Let’s look at an example of hedging currency risk. Say you’re a British investment banker working for a US investment bank in London. You’re told at Christmas that you’re going to receive a bonus of $5 million in June, and want to transfer this bonus into sterling. The current rate of cable (GBP/USD) is very favourable, and you don’t want to run the risk of the dollar weakening between now and when you receive this bonus.

You decide to hedge your currency risk with a long CFD trade on GBP/USD – buying the pound, while selling the US dollar. To do this you’d need to work out the position size required to fully hedge your exposure.

Let’s say the current rate of GBP/USD is 1.2800. Firstly, you’d need to convert the amount you want to hedge to the base currency of the relevant currency pair. So, $5,000,000 would give you a £3,906,250 exposure.

One contract of GBP/USD would give you £100,000 exposure, so £3,906,250 would be equal to 39.06 contracts. For CFD clients of IG, one contract of GBP/USD is equivalent to $10 per point, so 39.06 contracts is equivalent to $390.60/point.

Once you’d opened your position, if the dollar weakens against sterling, the profit to the CFD position could balance out the reduction in value of the bonus – however, it wouldn’t be a perfect hedge as you would be exposed to US dollar movements when converting realised profit. If the dollar strengthened against sterling, you would take a loss on your CFD, but your bonus would have increased in value due to the favourable exchange rate.

Best Instruments - CFD

Hedging with spread bets

Hedging with spread bets is another popular strategy. When you spread bet, you are placing a bet on the future direction of a market – if you believe it will rise, you’d take a long position and if you believe it will fall, you’d take a short position. You would profit if you were correct, and lose if you were incorrect. Your profit or loss is calculated depending on how much money you bet per point of movement.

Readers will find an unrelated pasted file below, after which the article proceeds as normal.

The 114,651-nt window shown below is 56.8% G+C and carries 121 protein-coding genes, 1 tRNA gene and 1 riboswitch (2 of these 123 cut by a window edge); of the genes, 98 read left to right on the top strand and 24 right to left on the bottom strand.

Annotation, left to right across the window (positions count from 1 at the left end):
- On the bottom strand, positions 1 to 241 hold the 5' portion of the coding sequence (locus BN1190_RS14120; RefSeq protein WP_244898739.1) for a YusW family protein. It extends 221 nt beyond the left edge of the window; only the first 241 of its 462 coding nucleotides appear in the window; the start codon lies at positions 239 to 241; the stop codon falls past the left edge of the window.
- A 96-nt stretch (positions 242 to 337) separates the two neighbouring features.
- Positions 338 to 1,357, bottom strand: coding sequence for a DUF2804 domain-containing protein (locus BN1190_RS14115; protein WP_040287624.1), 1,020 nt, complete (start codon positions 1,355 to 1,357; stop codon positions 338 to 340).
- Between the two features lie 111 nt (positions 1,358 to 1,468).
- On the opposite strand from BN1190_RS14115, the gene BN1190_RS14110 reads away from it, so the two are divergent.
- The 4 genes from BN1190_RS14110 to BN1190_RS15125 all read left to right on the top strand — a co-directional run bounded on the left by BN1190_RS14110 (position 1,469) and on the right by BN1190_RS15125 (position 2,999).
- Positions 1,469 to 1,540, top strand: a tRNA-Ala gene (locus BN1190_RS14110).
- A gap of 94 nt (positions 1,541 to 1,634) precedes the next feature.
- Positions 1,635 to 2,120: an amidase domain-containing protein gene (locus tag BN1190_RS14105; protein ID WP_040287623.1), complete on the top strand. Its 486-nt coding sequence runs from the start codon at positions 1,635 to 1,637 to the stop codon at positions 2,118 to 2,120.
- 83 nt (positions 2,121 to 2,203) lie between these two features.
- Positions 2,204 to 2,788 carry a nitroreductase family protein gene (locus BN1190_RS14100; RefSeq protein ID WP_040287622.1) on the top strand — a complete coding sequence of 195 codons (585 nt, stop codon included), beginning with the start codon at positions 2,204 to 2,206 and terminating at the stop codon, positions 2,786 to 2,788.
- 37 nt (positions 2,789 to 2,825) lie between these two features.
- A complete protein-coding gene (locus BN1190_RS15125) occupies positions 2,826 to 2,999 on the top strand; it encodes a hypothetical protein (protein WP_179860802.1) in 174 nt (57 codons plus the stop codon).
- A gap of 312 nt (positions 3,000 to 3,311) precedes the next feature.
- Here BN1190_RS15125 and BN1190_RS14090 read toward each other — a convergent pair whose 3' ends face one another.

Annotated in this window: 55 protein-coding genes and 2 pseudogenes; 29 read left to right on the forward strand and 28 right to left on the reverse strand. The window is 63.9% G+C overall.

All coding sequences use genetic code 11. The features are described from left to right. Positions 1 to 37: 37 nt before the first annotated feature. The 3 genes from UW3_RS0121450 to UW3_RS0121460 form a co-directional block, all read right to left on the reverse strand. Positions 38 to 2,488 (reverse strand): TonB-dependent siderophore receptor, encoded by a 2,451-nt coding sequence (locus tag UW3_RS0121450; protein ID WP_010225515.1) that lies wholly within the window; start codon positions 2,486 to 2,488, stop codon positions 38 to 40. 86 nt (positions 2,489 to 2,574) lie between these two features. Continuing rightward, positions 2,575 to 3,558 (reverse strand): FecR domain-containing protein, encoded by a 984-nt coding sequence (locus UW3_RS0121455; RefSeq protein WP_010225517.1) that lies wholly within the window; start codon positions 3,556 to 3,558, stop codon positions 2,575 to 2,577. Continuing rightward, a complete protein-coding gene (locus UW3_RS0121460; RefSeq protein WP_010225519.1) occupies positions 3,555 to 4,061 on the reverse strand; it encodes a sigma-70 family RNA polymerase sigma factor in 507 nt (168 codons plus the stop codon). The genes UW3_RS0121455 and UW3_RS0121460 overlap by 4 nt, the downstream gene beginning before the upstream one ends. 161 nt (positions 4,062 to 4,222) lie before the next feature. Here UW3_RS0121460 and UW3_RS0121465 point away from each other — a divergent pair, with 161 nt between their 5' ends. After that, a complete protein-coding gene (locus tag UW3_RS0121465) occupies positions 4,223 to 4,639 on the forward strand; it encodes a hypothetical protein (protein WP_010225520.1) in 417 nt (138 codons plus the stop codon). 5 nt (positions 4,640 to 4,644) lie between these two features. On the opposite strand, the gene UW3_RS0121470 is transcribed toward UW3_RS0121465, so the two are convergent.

Like CFDs, spread bets are a derivative product, so they do not require a hedger to own the underlying asset to open a position and take advantage of leverage.

To get started hedging with spread bets, you can:

  1. Open an account. You can open an account with IG quickly and easily
  2. Practise trading on a demo account. Test your hedging strategy in a risk-free environment with an IG demo account
  3. Develop your knowledge. Join IG Academy to learn more about financial markets

Example of a spread betting hedge

Let’s look at an example of hedging your share portfolio with spread bets.

Say you owned 100 shares in airline ABC, which were trading at £10 each – giving you a total shareholding of £1000. Your profit or loss would depend, at least in part, on the company’s expenses, including its fuel intake. This means that rising oil prices could cause the company’s share price to suffer and your share portfolio to decline.

Although this decline might be temporary, you decide to hedge against it by spread betting on oil. The current oil price is 6400 ($64.00), with a buy price of 6402 and a sell price of 6398 – due to the spread. As you believe that the price of oil is going to rise, you would open a long spread betting position on Oil - Brent Crude at 6402 – opening a position at £1 per point of movement, with a 10% margin requirement. The total amount you’d put down to open your trade would be £640.2 (£1 x 6402 x 10%) and your total market exposure would be £6402 (£1 x 6402).

If the price of crude oil did rise, up to 6430, you could reverse your trade by selling at the new sell price of 6428. The market has moved by 26 points, giving you a total profit of £26 (26 x £1).